With high-yield bonds under pressure for most of 2018, one bank excelled at guiding first-time issuers and challenging credits through tough markets. For picking its spots and supporting its clients, Credit Suisse is IFR Asia’s High-Yield Bond House of the Year.
Credit Suisse added to its already strong high-yield credentials in 2018 with an unmatched list of groundbreaking deals across Asia. It helped first-time and frontier-market issuers access funding, and dug up demand for borrowers from challenging sectors in difficult conditions.
The Swiss bank focused its efforts on clients who valued its advice, comfortably topping the fee tables for high-yield bonds despite slipping outside the top five by volume, according to Refinitiv data for IFR’s review period, covering Asia Pacific, excluding Japan.
Credit Suisse set itself apart from rivals with the two most eye-catching offshore debuts of the year – for Cambodia’s Nagacorp and the Papua New Guinea sovereign. It actively sought out sole mandates and was not afraid of underwriting commitments, at times taking bold decisions to give issuers confidence in challenging markets. In July, Credit Suisse underwrote a US$425m tap for Yuzhou Properties, a Chinese property issuer, to underwrite their deal on a sole basis to provide the issuer certainty of execution.
“There’s a story associated with all these deals,” said Derek Armstrong, head of debt capital markets for Asia Pacific at Credit Suisse. “You needed to be creative and prepared to do difficult deals in a market that has been as volatile as this year.”
Credit Suisse stood out when it came to more unusual credits. It demonstrated its leadership in frontier markets in May when it brought Cambodia’s first offshore deal via gaming and entertainment operator Nagacorp.
The US$300m 9.375% senior offering was arguably one of the most challenging of the year in Asia – an offshore debut from a country that did not even have an outstanding sovereign bond to use as a benchmark. However, adjustments to the size and tenor helped win over investors and ensure strong secondary performance.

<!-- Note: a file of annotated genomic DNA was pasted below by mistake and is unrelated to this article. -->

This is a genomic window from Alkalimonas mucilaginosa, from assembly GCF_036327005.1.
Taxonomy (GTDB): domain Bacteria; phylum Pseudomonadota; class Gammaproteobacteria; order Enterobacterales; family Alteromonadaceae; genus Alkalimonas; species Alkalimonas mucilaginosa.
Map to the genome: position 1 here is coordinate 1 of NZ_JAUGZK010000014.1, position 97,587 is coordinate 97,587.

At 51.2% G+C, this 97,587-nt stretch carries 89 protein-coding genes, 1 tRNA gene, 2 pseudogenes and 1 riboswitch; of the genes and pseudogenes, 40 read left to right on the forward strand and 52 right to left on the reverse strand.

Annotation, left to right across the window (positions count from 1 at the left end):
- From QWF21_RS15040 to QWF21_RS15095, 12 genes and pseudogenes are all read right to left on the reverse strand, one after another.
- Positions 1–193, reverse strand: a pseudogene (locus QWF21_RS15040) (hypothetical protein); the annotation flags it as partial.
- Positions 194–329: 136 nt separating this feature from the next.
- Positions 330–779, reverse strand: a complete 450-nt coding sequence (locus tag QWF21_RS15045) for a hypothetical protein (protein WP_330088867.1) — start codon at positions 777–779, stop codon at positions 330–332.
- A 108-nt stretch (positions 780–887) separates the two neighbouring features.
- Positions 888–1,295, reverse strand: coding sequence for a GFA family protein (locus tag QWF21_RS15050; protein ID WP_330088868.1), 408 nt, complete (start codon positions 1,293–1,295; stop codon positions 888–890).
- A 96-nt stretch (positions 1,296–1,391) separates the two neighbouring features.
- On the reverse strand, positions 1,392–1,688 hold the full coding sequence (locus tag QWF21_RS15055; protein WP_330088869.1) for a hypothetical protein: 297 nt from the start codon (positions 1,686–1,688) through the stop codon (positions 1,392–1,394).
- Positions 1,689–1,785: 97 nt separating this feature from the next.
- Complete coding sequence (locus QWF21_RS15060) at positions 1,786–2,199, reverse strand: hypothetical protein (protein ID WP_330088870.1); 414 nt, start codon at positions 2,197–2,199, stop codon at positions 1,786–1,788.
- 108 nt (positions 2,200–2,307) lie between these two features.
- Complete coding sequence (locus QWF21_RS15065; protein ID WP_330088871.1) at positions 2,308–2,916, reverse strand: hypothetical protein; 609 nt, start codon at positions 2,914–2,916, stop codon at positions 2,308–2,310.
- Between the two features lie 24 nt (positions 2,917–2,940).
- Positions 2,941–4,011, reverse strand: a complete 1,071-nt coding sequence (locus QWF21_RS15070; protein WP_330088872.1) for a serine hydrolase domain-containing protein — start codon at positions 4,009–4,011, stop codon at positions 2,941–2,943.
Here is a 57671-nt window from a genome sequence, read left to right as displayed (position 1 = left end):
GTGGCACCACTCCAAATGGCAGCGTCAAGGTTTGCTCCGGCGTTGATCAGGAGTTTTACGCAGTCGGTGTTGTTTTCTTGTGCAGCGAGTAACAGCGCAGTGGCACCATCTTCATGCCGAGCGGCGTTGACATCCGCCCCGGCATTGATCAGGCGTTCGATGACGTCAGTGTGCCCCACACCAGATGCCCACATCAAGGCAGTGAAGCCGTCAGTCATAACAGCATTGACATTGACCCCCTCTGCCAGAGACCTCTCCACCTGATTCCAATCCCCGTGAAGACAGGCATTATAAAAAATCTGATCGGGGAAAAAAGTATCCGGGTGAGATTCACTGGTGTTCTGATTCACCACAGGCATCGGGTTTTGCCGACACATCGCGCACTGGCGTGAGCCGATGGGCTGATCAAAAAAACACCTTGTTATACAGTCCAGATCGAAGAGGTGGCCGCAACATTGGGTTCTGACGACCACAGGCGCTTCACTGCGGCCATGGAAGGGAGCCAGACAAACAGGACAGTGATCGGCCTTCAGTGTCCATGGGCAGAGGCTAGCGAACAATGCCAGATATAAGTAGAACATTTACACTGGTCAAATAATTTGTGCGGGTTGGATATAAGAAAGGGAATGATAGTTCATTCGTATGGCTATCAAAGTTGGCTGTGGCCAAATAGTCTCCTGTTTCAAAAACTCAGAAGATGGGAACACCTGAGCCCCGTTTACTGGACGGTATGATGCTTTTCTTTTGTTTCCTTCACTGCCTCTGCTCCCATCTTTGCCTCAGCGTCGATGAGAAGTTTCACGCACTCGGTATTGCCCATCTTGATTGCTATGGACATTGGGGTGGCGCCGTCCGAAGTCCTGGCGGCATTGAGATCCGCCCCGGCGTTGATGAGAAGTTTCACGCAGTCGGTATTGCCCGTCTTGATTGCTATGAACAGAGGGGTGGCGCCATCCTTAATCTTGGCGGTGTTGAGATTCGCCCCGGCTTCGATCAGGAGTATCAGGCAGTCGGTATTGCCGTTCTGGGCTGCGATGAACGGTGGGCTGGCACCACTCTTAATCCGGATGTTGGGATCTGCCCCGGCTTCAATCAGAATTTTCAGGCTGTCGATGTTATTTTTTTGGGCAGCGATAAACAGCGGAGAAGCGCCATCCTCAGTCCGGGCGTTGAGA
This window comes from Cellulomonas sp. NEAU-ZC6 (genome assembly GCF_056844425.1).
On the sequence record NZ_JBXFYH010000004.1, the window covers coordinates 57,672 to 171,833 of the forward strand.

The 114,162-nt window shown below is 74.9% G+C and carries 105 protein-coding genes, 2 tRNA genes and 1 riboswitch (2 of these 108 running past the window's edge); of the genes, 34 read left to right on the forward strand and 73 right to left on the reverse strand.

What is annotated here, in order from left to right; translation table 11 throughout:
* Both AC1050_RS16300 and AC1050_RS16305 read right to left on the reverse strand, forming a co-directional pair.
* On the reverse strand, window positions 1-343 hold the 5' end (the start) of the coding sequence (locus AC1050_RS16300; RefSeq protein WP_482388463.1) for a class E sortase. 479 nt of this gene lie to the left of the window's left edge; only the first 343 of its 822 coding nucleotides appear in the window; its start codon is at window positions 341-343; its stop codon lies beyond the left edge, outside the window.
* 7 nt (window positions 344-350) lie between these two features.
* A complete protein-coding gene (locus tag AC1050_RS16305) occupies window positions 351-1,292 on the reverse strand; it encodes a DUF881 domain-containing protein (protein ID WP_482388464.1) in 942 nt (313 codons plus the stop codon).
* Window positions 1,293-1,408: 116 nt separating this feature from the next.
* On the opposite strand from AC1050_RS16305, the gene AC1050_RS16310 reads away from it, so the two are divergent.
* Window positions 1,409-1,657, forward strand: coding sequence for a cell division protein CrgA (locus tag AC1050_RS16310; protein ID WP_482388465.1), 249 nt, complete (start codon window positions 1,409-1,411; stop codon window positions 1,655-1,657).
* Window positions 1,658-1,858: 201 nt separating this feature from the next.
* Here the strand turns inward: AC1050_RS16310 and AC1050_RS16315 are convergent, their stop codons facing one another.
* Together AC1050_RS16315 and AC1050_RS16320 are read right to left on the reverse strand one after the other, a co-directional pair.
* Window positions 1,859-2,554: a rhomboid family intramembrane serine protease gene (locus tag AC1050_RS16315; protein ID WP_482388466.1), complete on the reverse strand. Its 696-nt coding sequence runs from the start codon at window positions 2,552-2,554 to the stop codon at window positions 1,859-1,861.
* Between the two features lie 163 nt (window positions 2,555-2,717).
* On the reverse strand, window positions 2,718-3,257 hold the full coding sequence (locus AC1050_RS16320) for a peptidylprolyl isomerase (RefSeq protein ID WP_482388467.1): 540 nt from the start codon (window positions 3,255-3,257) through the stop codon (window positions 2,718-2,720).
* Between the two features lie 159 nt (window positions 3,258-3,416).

In another remarkable transaction, Credit Suisse, as sole global coordinator, completed the Independent State of Papua New Guinea’s 20-year journey to the offshore bond market, which had seen three previous failed attempts with different banks. The US$500m 10-year bond, priced at 8.375% in September, set a rare long-term benchmark for a debut Single B issuer.
Appetite for Indonesian high-yield credit cooled this year, but Credit Suisse was able to bring issuers to market with success. Single B rated oil and gas explorer and producer Medco Energi had one of the hottest deals of the year in January, drawing eight times subscription for a US$500m seven-year non-call four trade, even though final pricing of 6.9% was inside most fair value estimates.
Even when interest in emerging markets weakened, the bank carried Single B Indonesian thermal coal producer Golden Energy and Resources across the line in February for US$150m before the window closed on the country’s high-yield issuers. In April, Credit Suisse brought Double B rated property developer Bumi Serpong Damai to market for a sensibly sized US$250m print, which it tapped for a further US$50m a week later. Though the companies both had to pay high premiums to clear the market, Credit Suisse’s advice proved justified when yields spiraled higher throughout the year.
In October, when demand for Chinese high-yield property bonds was at its lowest ebb, Credit Suisse brought Hengda Real Estate Group to market for a US$1.8bn deal, drawing on a variety of supporting factors that differed from previous trades from the group. The chairman of parent company China Evergrande Group announced at the outset that he would buy more than half of the bonds, the total deal size was clearly indicated to investors at final guidance, and the yield included a suitable new issue concession to ensure the deal cleared.
All of this was possible due to years of relationship-building with high-yield issuers and Credit Suisse’s ability to consistently identify pockets of demand for Asian high-yield bonds.
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